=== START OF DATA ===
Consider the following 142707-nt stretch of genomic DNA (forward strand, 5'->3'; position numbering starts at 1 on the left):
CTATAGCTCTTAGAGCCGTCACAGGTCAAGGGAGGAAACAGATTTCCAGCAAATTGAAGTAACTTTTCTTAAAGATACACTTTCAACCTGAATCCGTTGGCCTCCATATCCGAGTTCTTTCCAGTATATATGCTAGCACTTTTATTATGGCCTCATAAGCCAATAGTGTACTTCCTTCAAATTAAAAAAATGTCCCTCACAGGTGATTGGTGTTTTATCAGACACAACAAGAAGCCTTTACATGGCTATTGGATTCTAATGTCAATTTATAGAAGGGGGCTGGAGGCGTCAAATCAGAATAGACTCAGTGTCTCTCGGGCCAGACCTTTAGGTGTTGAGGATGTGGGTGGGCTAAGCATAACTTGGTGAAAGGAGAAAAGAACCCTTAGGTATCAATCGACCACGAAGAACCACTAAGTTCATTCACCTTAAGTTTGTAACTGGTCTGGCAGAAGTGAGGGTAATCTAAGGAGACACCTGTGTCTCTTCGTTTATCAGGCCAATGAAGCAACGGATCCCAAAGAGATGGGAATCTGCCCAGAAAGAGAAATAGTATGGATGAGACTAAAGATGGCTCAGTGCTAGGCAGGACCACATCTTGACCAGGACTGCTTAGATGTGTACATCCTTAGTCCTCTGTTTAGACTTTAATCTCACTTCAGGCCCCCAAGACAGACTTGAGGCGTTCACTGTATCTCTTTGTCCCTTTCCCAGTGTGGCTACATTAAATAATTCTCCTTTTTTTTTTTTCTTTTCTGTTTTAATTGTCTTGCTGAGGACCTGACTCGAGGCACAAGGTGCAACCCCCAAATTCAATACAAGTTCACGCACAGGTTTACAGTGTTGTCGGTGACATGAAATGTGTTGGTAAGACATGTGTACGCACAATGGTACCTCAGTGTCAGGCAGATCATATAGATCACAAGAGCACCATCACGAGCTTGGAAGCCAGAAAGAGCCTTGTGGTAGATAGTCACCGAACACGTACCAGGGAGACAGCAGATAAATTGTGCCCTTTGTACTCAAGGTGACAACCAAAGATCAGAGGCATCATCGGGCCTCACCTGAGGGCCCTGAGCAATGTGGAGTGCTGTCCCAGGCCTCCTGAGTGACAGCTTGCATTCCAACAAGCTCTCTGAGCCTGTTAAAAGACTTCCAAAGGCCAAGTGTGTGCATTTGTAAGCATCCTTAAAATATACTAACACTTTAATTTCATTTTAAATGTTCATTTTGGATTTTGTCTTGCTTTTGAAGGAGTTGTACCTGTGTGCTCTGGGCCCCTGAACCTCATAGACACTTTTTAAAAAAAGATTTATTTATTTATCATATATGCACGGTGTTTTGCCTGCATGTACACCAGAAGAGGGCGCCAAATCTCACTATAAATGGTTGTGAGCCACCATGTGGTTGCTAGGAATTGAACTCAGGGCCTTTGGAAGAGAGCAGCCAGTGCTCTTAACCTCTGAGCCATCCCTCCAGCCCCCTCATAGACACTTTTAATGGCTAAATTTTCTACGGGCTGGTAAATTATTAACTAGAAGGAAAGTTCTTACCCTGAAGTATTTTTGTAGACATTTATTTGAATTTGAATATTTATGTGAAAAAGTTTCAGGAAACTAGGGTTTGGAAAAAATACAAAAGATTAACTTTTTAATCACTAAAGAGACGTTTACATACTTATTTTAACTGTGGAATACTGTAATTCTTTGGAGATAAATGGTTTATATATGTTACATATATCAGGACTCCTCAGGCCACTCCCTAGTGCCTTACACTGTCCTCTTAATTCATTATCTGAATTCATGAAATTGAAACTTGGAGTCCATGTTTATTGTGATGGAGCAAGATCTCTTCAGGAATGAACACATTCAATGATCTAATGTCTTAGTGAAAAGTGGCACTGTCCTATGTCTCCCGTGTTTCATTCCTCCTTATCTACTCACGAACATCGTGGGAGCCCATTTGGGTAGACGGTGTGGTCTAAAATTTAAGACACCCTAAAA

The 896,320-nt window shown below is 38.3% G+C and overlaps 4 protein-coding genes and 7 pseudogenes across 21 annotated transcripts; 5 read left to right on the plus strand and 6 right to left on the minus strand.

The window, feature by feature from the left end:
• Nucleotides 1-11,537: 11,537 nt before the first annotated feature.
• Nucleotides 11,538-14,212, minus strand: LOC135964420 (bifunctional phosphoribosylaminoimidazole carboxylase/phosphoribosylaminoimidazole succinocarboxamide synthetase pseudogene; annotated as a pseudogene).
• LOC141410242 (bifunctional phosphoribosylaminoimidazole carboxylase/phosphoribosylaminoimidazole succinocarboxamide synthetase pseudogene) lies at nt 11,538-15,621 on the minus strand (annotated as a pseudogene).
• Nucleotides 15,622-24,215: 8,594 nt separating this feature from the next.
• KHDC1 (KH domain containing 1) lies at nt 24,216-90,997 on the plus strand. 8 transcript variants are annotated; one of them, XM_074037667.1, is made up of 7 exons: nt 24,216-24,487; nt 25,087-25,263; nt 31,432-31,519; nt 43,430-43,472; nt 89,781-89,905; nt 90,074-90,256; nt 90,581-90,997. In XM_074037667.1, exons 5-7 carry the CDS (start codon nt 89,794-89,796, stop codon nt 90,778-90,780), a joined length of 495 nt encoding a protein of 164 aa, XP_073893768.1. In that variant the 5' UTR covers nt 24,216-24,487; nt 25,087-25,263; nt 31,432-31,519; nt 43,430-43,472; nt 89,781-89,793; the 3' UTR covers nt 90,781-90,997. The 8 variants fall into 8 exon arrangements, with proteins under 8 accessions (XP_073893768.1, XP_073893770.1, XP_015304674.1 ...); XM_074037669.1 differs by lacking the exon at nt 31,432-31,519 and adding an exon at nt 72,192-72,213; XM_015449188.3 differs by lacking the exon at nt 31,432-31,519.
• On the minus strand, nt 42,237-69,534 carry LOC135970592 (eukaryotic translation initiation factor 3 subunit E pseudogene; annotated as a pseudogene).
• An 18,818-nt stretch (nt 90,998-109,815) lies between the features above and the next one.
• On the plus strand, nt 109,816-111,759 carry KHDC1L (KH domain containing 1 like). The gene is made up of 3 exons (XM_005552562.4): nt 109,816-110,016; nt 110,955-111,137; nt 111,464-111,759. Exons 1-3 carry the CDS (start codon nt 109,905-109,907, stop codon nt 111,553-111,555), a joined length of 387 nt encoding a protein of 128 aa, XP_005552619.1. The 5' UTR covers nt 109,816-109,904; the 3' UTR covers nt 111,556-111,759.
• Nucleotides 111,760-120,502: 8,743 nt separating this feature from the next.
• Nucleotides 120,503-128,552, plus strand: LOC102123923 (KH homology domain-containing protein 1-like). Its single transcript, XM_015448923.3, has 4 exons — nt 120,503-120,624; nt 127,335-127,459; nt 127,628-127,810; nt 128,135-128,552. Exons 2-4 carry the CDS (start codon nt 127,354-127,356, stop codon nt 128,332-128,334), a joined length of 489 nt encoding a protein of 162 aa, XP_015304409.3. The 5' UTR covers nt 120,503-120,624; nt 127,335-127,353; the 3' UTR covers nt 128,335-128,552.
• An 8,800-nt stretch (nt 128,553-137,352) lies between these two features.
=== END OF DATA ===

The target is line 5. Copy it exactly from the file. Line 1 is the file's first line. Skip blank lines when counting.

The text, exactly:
• Nucleotides 1-11,537: 11,537 nt before the first annotated feature.